When it comes to the recent Asiana Airlines crash at San Francisco International Airport, there’s good news and bad news, according to South Korean news anchor Yoon Kyung-min. The bad news: Two people died and scores were injured when a Boeing 777 arriving from Seoul slammed into a runway and caught fire. The good news: The dead weren’t Korean! Last week, while anchoring a live broadcast, Yoon said, “We just received an update that the two dead are assumed to be Chinese. . . . We can say it is a relief, at least for us.”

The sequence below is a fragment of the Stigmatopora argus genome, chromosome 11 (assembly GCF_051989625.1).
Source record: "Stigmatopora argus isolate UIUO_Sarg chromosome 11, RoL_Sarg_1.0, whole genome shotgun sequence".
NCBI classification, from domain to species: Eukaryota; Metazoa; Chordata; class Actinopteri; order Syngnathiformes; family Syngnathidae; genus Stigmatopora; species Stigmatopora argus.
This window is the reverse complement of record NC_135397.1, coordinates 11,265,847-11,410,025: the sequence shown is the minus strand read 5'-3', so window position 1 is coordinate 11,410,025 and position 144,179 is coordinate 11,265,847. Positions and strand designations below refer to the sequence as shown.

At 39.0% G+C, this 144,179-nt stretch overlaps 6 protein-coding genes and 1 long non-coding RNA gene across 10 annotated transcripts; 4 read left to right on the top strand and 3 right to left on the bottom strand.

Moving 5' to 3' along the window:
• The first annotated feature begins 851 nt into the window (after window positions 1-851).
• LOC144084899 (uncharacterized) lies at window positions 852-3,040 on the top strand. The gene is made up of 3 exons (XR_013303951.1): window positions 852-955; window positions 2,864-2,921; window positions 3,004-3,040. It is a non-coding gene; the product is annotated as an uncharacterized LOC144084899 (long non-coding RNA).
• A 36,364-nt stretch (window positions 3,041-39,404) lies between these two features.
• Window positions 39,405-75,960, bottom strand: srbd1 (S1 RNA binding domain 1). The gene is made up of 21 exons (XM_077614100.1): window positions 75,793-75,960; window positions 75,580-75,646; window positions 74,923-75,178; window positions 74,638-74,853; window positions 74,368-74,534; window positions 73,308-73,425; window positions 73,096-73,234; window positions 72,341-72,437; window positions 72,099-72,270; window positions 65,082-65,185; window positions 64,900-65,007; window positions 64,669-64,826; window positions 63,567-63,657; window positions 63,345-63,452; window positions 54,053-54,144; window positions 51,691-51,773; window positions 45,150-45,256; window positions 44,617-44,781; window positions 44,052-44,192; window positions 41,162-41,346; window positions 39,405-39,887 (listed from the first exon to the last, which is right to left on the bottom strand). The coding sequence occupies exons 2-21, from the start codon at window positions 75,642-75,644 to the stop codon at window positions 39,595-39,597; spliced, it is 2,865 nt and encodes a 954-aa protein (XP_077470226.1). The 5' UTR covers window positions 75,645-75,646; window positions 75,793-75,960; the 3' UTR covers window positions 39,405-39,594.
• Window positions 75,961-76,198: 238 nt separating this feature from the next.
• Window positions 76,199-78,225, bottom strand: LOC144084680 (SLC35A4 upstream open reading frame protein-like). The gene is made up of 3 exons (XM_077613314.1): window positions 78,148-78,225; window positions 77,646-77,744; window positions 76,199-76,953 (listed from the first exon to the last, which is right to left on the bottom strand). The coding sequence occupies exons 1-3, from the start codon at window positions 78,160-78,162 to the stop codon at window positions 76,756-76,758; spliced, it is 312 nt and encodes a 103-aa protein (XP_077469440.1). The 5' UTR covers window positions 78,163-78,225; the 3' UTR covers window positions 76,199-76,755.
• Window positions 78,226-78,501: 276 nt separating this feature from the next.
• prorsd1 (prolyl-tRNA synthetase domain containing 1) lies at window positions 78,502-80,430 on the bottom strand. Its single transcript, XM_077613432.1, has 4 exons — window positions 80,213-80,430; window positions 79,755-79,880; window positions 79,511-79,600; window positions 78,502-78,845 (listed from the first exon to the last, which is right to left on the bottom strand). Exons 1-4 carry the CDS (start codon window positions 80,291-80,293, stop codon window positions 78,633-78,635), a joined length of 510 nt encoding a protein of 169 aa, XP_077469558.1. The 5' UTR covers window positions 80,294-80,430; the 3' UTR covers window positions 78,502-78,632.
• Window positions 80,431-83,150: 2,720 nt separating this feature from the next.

Yoon’s expression of “relief” spurred predictable outrage in China. But—semi-surprising, in a nation as nationalistic as Korea—many South Koreans were appalled as well. Thousands took to the web to blast Yoon, labeling him “ignorant” and “inhumane” and demanding he be fired. While The Scrapbook is ambivalent on Mr. Yoon’s future employment prospects . . . well, hey, at least this particular Twitter mob seemingly had its heart in the right place.
Yoon’s employer, South Korea’s Channel A, stood by Yoon, though it apologized . . . sort of. In a statement, the network said, “The comment was made to emphasize the fact that there is no Korean dead in the accident, which is a relief for us. We apologize for not running the live show smoothly.” Maybe that’s the Korean version of that classic American non-apology apology, “I’m sorry if I offended anyone.”